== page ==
Your baby's first foods should be rich in iron because the iron they were born with is running low. Iron helps a baby grow and be healthy. A baby without enough iron may have poor appetite, develop slowly, get sick more often, and be tired. Learn more about why iron is very important for healthy development.
Start with one spoonful of a single iron rich food and try to offer these foods two to three times each day. Some healthy iron rich foods to try are:
Well-cooked finely minced or shredded meat, poultry or fish
Mashed cooked egg, lentils or cooked tofu
Single grain iron-fortified infant cereal
List of iron in foods - HealthLink BC
It is also important to introduce a variety of textures from other food groups starting at six months. Try to offer a variety of food from Canada's Food Guide. Food does not need to be pureed. Simply mushing it with a fork is good enough. If you start with pureed baby food, move to well mashed food within a few weeks of starting solids. You should also offer a variety of finger foods as a part of first solid foods.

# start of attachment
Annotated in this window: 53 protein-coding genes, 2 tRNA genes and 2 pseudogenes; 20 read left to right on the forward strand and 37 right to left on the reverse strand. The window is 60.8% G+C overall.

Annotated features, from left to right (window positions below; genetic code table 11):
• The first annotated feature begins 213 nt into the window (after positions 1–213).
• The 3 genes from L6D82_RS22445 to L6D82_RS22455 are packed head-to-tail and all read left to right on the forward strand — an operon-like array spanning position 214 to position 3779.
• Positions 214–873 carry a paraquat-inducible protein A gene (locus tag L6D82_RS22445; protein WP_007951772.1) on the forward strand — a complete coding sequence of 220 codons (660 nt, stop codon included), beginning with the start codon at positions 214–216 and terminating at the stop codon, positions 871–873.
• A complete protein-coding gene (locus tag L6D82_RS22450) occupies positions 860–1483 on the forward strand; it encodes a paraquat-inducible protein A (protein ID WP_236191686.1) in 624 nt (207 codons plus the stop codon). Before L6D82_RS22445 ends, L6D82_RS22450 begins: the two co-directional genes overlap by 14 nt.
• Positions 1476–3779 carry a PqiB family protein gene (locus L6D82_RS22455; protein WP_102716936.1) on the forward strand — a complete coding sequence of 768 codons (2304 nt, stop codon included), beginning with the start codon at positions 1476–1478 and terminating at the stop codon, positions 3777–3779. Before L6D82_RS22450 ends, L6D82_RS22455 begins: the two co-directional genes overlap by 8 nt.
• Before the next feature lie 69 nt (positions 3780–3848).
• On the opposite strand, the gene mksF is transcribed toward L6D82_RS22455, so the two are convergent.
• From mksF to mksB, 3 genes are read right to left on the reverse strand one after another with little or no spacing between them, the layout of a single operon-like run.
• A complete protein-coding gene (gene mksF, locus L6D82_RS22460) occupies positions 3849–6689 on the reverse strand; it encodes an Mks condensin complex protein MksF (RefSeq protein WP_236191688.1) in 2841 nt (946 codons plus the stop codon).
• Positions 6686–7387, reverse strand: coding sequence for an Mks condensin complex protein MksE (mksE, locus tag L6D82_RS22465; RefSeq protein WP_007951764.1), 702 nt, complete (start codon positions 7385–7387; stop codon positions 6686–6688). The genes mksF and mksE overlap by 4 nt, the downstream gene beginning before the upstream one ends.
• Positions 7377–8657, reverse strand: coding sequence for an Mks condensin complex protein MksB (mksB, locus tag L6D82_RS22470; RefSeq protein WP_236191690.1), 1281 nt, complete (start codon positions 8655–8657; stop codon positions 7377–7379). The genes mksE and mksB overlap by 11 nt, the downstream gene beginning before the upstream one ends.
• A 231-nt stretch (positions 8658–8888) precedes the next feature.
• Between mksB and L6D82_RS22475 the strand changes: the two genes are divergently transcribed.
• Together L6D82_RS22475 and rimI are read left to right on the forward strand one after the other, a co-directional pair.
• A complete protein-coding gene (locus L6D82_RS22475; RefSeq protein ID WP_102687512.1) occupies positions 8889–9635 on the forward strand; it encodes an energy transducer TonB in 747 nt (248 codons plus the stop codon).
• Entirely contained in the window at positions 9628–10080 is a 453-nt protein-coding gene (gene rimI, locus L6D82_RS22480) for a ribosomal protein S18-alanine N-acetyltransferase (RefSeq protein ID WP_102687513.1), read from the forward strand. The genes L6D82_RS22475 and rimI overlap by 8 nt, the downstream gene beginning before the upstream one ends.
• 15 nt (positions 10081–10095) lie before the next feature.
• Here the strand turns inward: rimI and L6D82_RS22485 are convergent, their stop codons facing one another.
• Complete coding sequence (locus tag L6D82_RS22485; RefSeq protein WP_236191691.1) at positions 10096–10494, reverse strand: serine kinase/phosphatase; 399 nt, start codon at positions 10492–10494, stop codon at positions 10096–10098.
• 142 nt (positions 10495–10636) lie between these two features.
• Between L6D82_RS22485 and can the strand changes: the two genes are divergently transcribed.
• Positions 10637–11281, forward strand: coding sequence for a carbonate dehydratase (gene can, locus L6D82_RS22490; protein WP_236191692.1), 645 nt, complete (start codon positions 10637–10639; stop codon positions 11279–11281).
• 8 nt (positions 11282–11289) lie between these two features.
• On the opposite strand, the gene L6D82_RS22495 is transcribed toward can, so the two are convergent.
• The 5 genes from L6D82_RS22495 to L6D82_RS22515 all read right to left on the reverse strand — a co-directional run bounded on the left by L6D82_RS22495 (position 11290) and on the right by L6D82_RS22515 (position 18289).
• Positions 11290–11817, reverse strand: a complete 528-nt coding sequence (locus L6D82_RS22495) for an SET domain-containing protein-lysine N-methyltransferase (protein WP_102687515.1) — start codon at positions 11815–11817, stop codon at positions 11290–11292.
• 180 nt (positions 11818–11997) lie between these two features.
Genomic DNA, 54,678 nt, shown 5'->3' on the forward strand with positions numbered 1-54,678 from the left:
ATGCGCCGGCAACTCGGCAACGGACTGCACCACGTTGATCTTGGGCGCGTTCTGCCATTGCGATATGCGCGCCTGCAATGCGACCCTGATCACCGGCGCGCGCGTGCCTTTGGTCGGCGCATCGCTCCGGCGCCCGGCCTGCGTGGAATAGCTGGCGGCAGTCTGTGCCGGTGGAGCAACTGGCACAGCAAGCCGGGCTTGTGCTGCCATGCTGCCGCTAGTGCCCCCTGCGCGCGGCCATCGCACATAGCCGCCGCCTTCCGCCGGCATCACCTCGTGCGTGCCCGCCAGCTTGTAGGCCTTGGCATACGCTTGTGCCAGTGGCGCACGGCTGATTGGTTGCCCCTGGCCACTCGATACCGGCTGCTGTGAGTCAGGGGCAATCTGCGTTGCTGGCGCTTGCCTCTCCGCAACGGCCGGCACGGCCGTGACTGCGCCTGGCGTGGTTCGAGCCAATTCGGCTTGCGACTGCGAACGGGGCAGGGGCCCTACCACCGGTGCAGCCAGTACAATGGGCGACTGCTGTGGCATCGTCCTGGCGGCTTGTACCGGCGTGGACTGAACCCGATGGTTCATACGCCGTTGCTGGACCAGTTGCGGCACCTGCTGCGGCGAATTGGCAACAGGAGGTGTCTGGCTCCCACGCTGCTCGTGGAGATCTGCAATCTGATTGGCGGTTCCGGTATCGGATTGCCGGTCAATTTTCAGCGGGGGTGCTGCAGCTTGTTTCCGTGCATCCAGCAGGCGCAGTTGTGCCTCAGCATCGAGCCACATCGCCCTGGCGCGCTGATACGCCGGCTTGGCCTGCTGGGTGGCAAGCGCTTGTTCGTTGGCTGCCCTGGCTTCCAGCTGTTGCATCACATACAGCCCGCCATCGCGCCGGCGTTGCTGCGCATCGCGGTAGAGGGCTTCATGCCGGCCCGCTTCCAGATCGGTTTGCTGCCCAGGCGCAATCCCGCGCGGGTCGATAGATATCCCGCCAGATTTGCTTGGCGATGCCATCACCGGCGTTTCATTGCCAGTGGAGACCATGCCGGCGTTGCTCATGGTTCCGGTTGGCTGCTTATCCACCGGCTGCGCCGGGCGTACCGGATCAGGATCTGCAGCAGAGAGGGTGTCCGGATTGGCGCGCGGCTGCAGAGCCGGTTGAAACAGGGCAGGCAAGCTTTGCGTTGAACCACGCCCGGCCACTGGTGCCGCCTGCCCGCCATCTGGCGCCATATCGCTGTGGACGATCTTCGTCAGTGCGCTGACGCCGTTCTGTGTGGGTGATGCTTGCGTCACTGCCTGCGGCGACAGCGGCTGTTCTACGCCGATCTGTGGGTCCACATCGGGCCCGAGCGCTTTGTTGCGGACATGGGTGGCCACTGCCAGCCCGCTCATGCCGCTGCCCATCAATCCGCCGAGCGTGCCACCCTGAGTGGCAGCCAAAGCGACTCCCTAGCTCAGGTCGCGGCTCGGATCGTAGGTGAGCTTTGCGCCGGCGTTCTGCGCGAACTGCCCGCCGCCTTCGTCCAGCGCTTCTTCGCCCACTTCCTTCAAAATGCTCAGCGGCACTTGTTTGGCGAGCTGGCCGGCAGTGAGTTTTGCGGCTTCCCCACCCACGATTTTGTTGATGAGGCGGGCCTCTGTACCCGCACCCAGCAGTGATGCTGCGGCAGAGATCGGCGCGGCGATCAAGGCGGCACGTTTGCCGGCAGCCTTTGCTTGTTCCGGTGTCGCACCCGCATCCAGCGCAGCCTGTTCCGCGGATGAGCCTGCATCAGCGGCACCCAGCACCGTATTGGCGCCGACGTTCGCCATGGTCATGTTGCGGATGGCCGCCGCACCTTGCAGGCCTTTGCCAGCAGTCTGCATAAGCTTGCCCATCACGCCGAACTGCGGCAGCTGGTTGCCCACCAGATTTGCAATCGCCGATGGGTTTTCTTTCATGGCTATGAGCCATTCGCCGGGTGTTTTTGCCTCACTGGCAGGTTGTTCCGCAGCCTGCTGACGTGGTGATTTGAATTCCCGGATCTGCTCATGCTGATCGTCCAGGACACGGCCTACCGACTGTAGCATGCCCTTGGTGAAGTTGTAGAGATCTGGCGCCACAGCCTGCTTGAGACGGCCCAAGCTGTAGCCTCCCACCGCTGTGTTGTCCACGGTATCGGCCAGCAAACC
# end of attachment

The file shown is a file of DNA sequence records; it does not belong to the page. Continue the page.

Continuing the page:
By nine months of age, offer your baby the same foods as the family is eating. Small amounts of whole milk may be offered once your baby is 9-12 months old and is eating a variety of iron rich foods.
Fish is a great source of protein, iron and lots of other nutrients. However, some fish have higher levels of mercury which might be harmful to the brain. Infants 6-12 months should only have ½ serving (40 grams or 1 ¼ ounces) per month. Children over the age of one can have 1 serving (75 grams) per month. Fish that are high in mercury are fresh or frozen tuna, shark, marlin, swordfish, escolar and orange roughy. Learn more about mercury in fish on HealthLink BC.